He was the subject (along with Arthur Eddington) of the BBC Two film Einstein and Eddington, featuring David Tennant as Eddington and Andy Serkis as Einstein, and detailing Einstein's development of his theories and Eddington's attempts to prove them[28] and in Yahoo Serious's intentionally inaccurate biography of Einstein as an Australian in the film Young Einstein, although the movie is fictionalized.[29]

An Einstein-like character appears in Nicolas Roeg's 1985 film Insignificance. Set in New York in 1953, the film includes a scene in which "The Professor" (played by Michael Emil), the character evidently representing Albert Einstein, discusses Relativity with "The Actress" (Theresa Russell), a Marilyn Monroe-like character.[30]

Einstein was portrayed by Walter Matthau in the 1994 romantic comedy I.Q.[31]

In the 2001 film A.I.: Artificial Intelligence, he was portrayed as a holographic personality called Dr. Know (voiced by Robin Williams).[32]

In the film Night at the Museum: Battle of the Smithsonian, he and the other bobbleheads live in the Air and Space Museum.

The 2009 film The Nutcracker in 3D includes a character named Uncle Albert (played by Nathan Lane) who resembles Einstein, speaks with a German accent, and recites Albert Einstein quotes, but is never explicitly identified as Einstein.[33]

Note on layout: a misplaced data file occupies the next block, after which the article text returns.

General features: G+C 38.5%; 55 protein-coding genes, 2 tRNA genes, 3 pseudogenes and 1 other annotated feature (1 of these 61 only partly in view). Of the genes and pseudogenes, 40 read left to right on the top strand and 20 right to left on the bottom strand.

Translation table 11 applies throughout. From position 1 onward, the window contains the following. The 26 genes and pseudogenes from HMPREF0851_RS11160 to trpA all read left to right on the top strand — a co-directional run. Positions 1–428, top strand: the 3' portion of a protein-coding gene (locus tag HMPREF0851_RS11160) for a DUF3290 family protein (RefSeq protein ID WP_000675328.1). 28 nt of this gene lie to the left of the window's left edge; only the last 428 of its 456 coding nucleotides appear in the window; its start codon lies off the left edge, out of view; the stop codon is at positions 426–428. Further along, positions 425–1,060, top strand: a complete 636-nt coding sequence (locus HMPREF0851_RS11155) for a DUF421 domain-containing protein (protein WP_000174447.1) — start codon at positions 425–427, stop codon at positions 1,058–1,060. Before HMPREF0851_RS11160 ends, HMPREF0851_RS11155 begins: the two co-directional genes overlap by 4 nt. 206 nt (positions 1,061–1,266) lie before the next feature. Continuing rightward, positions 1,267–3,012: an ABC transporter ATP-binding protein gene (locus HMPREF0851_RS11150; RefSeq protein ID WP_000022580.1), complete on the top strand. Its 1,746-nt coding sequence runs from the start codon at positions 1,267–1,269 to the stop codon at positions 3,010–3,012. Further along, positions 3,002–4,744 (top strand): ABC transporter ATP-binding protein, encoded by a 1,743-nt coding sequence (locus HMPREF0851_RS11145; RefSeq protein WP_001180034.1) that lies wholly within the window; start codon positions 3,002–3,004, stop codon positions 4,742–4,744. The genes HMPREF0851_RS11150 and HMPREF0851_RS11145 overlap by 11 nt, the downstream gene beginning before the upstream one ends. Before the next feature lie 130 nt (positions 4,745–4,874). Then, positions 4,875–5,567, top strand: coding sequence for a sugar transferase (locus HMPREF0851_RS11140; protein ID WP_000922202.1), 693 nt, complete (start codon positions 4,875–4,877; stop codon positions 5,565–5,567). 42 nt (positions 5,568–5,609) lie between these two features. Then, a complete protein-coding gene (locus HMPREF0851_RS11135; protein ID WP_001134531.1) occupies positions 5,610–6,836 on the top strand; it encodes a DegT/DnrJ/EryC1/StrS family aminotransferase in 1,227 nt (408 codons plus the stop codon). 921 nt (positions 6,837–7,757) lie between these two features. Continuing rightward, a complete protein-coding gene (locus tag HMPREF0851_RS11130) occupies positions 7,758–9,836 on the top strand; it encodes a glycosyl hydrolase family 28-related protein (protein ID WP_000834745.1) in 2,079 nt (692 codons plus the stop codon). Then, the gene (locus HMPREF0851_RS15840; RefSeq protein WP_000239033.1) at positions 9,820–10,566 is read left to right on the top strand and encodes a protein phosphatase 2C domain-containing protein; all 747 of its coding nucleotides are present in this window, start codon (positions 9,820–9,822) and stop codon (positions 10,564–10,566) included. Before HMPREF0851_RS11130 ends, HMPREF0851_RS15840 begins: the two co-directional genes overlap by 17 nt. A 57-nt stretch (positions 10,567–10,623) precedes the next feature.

The Star Wars character Yoda's wrinkles were modeled after Einstein's, to give the impression of exceptional intelligence.[34]

In the movie Back to the Future, the character of Dr. Emmett 'Doc' Brown, played by actor Christopher Lloyd and portrayed as a brilliant scientist, time traveler and inventor, has a dog called "Einstein", named after Brown's favorite scientist, as well as bearing a superficial resemblance to him. Lloyd also credited Einstein as being his inspiration for the character.[35][36]

In the 2011 film, Transformers: Dark of the Moon, the Autobot character known as Que sports an Einstein-inspired head design, including his wild hairstyle, dapper mustache, and eyes. However, his accent is often confused for being German because of these similarities. Like his G1 counterpart and Einstein alike, he is one of the most intelligent members of his team, and is an accomplished scientist and inventor. However, his onscreen name "Que" was derived from Professor Q, a James Bond character, who also inspired Wheeljack/Que's overall character.

Einstein was portrayed by David Shackleton in the 2018 comedy Holmes & Watson.

In the 2023 film Oppenheimer, Einstein was portrayed by Tom Conti.[37]


A holographic representation of Einstein, played by Jim Norton, appeared in two episodes of Star Trek: The Next Generation. He first appears to debate physics with Reginald Barclay in "The Nth Degree". Norton returns in the first part of "Descent". The episode starts on the Enterprise with a game of poker being played by holodeck representations of Einstein, Sir Isaac Newton, and Stephen Hawking (portrayed by himself). All are programmed by Lt. Commander Data, playing as the fourth person in the game.[38]

In the cartoon series Dexter's Laboratory, Einstein is boy genius Dexter's hero.